North Carolina House and Senate Republicans are likely headed to negotiations over how to retool the composition of several key state commissions controlled by Democratic Gov. Roy Cooper's appointees after the House approved its version of the changes on Wednesday.
Both the House proposal and a version OK'd by the Senate in April would shift the makeup of a handful of panels by giving more seats to those picked by legislators and Council of State members, and even to legislators themselves.
Differences between the competing plans will need to be worked out if they want to send a final bill to Cooper's desk.
Cooper and his allies have called the proposed reworking of appointments to commissions like those setting electricity rates and approving road-building projects and environmental regulations an unconstitutional power grab.
They cite state court rulings going back 40 years on the separation of powers between the governor and the General Assembly. Cooper and GOP legislators have previously fought in court over control of commissions as well.
While Republicans hold veto-proof majorities in both chambers, lawmakers shepherding the bill acknowledge litigation may be coming if a final measure is enacted. Still, they believe the courts will be on their side, and argue any changes will bring more accountability and diversity of thought on important boards dominated by the governor’s picks.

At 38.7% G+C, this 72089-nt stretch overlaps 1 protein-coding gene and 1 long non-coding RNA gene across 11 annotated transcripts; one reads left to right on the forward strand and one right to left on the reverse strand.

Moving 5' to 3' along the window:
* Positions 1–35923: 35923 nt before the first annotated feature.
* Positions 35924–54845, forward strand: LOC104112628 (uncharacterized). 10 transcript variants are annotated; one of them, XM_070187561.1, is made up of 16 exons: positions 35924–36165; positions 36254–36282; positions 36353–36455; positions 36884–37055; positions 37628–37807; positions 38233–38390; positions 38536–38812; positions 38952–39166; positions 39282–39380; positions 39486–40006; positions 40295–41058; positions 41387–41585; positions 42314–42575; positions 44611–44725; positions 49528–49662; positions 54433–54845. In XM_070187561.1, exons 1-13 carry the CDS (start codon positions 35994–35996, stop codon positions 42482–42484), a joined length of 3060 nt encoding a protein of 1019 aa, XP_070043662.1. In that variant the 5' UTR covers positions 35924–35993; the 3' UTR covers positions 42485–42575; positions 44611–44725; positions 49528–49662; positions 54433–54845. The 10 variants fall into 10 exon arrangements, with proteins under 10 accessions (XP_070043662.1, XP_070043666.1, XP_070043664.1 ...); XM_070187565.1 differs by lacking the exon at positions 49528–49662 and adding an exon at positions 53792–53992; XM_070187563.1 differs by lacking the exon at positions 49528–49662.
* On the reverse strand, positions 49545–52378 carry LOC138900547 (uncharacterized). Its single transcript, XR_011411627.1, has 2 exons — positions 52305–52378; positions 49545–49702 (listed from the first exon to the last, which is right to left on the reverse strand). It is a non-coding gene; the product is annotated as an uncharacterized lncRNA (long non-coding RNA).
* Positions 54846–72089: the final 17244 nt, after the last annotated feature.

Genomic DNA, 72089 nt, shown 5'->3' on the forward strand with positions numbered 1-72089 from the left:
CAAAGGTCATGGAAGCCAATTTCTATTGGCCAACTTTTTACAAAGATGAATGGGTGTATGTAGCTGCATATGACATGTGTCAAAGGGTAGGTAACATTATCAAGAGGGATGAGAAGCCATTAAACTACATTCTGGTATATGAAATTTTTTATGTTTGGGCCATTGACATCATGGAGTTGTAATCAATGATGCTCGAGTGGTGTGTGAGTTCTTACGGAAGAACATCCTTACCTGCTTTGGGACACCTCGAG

The differences between the two versions settle in a few areas.
The Senate version would reduce the seven members on the state Utilities Commission — all Cooper's picks — to five, and let future governors pick only two of the positions. The House version makes no such changes.
The House proposal would increase the number of voting members the General Assembly elects to the University of North Carolina Board of Governors from 24 to 28. The Senate makes no such changes. The General Assembly passed legislation during the 2010s to reduce Board of Governors membership from 32 to 24.
Both chambers' plans would let the Legislature pick 14 of the 20 seats on the Board of Transportation, with the other six appointed by the governor. Currently it's the governor who chooses 14 members.
But the House plan would replace the 20 members with new appointees starting July 1. The Senate would have allowed members to complete their terms.
Like the passage of the Senate legislation, the House approved its legislation on a party-line vote favoring the GOP.